14. The storage building of claim 13, wherein each of said wall panels has an upper edge and a lower edge, and said first and second arcuate ridged regions respectively extend from said upper edge to said lower edge.
15. The storage building of claim 14, wherein said first and second arcuate regions each include slots located adjacent to said upper edge and said lower edge.
16. The storage building of claim 15, wherein said slots are generally rectangular in shape.
17. The storage building of claim 16, wherein said slots extend in a direction substantially parallel to said upper and lower edges.
18. The storage building of claim 14, wherein said first and second arcuate regions each include slots located adjacent to said upper edge and said lower edge, and said channel-shaped horizontal elongate structural members include flange portions, each said flange portion terminating in a flange edge extending into at least one of said slots when said overlapped wall panels are received by said channel-shaped horizontal elongate structural members.
19. The storage building of claim 18, wherein said slots are rectangular.
20. The storage building of claim 19, wherein said slots extend in a direction substantially parallel to said upper and lower edges.
21. A wall panel apparatus for a storage building, comprising in combination:
a first arcuate ridged region bounded by a first clamping portion, and a second clamping portion; and
a second arcuate ridged region bounded by a first clamping portion and a second clamping portion terminating in a U-shaped end portion which in turn terminates in a free terminal edge configured and adapted to be in point contact with an outer surface of said second clamping portion of said first arcuate ridged region;
whereby said second arcuate ridged region of a first wall panel is adapted to securely overlap and snap-fit interconnect with the first arcuate ridged region of a second adjacent wall panel.
22. The wall panel apparatus of claim 21, further including a first web portion forming approximately a 270 angle with said first clamping portion of said first arcuate ridged region.
23. The wall panel apparatus of claim 22, further including a second web portion forming approximately a 275 angle with said second clamping portion of said second arcuate ridged region.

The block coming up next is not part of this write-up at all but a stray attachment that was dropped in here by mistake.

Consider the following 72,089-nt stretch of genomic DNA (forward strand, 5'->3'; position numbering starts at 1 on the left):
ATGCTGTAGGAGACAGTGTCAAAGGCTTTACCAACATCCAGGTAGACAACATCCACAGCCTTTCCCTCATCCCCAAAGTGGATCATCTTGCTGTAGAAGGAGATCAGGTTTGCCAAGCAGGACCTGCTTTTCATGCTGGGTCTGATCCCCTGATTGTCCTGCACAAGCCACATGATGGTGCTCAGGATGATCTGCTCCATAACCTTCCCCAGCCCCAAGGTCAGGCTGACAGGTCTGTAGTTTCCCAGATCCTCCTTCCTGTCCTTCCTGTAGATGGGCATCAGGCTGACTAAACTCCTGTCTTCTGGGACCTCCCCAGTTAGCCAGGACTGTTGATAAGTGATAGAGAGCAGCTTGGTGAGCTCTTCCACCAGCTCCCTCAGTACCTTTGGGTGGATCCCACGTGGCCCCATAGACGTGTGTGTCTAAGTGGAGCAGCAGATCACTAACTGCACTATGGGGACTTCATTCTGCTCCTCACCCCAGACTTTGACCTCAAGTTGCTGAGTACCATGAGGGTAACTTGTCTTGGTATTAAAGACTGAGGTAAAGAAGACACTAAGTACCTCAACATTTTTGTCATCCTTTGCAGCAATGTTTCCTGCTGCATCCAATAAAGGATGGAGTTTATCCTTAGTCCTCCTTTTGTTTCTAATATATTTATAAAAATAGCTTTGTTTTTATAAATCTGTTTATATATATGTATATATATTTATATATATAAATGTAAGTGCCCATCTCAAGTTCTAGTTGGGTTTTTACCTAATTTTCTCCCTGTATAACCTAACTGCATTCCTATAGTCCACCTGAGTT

24. A wall panel assembly for a storage building, comprising in combination:
a plurality of wall panels;
each said wall panel including a first arcuate ridged region bounded by a first clamping portion and a second clamping portion; and
each said wall panel further including a second arcuate ridged region bounded by a first clamping portion and a second clamping portion terminating in a U-shaped end portion which in turn terminates in a free terminal edge configured and adapted to be in point contact with an outer surface of said second clamping portion of said first arcuate ridged region;
whereby said second arcuate ridged region on one said wall panel is adapted to securely overlap and snap-fit to the first arcuate ridged region of an adjacent said wall panel via said free terminal edge of said second clamping portion being in point contact with said outer surface of said second clamping portion of said first arcuate ridged region.
25. A storage building, comprising:
a plurality of wall panels;
a plurality of channel-shaped horizontal elongate structural members;
each said wall panel including a first arcuate ridged region bounded by a first clamping portion and a second clamping portion; and
each said wall panel further including a second arcuate ridged region bounded by a first clamping portion and a second clamping portion terminating in a U-shaped end portion which in turn terminates in a free terminal edge configured and adapted to be in point contact with an outer surface of said second clamping portion of said first arcuate ridged region;
whereby said second arcuate ridged region of a first said wall panel is adapted to securely overlap with said first arcuate ridged region of an adjacent said wall panel to form a pair of overlapped wall panels, and further, the overlapped wall panels are adapted to be received by at least one of said channel-shaped horizontal elongate structural members.
Description
TECHNICAL FIELD

The present invention relates generally to building structures and, more particularly, to storage building structures and an apparatus for connecting load bearing members for storage building structures.

BACKGROUND OF THE INVENTION